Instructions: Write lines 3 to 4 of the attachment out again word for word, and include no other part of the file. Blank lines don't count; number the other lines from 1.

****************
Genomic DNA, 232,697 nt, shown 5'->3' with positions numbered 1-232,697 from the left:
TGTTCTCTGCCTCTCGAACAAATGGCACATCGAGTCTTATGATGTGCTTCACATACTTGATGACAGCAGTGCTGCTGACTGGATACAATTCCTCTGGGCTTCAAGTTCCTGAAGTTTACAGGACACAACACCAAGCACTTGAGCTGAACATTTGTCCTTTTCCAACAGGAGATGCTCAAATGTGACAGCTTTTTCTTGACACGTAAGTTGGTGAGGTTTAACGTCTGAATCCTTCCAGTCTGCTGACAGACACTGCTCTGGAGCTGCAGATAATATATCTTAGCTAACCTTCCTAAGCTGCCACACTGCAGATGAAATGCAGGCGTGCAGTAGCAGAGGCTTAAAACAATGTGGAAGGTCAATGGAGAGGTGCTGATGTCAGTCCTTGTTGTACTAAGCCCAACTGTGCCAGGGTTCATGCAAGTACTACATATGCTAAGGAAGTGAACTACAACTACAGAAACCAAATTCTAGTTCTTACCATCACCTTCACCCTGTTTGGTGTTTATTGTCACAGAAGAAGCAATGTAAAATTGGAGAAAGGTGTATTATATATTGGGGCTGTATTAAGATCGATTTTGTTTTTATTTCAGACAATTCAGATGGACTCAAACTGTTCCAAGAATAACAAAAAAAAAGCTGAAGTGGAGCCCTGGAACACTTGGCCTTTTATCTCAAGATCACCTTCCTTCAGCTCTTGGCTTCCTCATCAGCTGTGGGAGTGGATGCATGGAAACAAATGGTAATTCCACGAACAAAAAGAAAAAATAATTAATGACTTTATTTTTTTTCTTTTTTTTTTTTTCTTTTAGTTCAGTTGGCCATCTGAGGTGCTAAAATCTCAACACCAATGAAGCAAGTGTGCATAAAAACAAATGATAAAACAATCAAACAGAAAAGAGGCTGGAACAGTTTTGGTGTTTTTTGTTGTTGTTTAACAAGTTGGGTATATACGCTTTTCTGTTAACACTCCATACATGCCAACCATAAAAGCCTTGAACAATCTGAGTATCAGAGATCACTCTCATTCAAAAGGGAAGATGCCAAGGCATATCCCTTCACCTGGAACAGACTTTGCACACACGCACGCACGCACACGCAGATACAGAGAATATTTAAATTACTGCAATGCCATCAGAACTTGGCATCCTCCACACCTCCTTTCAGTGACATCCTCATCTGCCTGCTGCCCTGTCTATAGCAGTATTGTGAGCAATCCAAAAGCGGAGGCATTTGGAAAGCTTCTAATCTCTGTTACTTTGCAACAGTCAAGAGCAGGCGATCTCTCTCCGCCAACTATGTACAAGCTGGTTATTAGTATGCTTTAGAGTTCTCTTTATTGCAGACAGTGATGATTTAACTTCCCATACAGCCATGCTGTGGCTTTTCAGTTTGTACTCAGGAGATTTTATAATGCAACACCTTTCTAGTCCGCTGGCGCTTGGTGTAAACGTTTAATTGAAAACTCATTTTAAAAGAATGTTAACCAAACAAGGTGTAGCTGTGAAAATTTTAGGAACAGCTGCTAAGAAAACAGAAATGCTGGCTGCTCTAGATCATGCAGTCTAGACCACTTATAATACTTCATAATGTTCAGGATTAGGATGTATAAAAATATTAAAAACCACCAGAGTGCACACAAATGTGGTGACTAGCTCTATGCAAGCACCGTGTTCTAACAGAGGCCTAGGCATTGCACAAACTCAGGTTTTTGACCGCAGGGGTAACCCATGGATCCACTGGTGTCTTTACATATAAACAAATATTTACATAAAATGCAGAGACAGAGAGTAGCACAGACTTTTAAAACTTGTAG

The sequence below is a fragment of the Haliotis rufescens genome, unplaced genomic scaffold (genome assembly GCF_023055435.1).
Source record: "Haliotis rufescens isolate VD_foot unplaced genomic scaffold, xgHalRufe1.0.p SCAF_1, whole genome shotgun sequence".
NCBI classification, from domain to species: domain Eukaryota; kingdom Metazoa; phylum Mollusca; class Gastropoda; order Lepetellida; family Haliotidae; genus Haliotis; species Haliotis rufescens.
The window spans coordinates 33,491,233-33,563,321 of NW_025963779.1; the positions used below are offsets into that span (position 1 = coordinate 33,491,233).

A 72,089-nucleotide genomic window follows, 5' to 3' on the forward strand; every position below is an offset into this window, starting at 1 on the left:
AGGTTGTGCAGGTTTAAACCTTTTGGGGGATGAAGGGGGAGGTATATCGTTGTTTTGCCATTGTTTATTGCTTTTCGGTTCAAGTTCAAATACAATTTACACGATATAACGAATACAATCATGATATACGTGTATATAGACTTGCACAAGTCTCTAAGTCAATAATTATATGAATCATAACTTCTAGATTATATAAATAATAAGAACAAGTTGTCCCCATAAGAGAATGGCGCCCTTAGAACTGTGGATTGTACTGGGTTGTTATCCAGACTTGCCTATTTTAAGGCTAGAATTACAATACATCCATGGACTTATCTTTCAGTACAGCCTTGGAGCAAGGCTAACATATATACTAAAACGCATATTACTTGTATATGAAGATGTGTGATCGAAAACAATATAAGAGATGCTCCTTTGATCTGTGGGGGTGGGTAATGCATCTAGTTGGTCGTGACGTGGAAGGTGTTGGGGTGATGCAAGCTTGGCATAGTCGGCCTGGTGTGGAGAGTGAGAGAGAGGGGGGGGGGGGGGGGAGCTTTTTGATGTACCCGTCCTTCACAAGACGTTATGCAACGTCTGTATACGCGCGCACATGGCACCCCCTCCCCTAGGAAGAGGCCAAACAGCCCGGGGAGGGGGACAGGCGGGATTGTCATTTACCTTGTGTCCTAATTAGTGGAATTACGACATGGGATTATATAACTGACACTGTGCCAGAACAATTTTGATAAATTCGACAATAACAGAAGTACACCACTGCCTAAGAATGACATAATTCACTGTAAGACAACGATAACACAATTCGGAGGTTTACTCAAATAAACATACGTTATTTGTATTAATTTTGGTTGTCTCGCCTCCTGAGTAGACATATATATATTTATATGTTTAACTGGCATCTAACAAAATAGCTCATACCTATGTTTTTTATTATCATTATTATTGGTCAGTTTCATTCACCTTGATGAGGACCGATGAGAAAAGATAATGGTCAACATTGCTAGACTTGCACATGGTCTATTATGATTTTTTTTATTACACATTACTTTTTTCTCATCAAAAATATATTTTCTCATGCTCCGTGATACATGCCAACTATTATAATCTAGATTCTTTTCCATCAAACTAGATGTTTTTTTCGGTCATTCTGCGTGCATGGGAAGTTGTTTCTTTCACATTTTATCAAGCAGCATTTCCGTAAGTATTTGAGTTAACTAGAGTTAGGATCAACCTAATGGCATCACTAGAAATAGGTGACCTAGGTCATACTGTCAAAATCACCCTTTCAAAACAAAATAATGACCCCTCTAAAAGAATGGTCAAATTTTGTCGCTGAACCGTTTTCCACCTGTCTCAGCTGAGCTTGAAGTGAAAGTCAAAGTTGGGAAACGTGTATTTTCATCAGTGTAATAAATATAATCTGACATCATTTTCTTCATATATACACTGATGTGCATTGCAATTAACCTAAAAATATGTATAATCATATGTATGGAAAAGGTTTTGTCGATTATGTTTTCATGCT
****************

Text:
The sequence below is a fragment of the Haliotis rufescens genome, unplaced genomic scaffold (genome assembly GCF_023055435.1).
Source record: "Haliotis rufescens isolate VD_foot unplaced genomic scaffold, xgHalRufe1.0.p SCAF_1, whole genome shotgun sequence".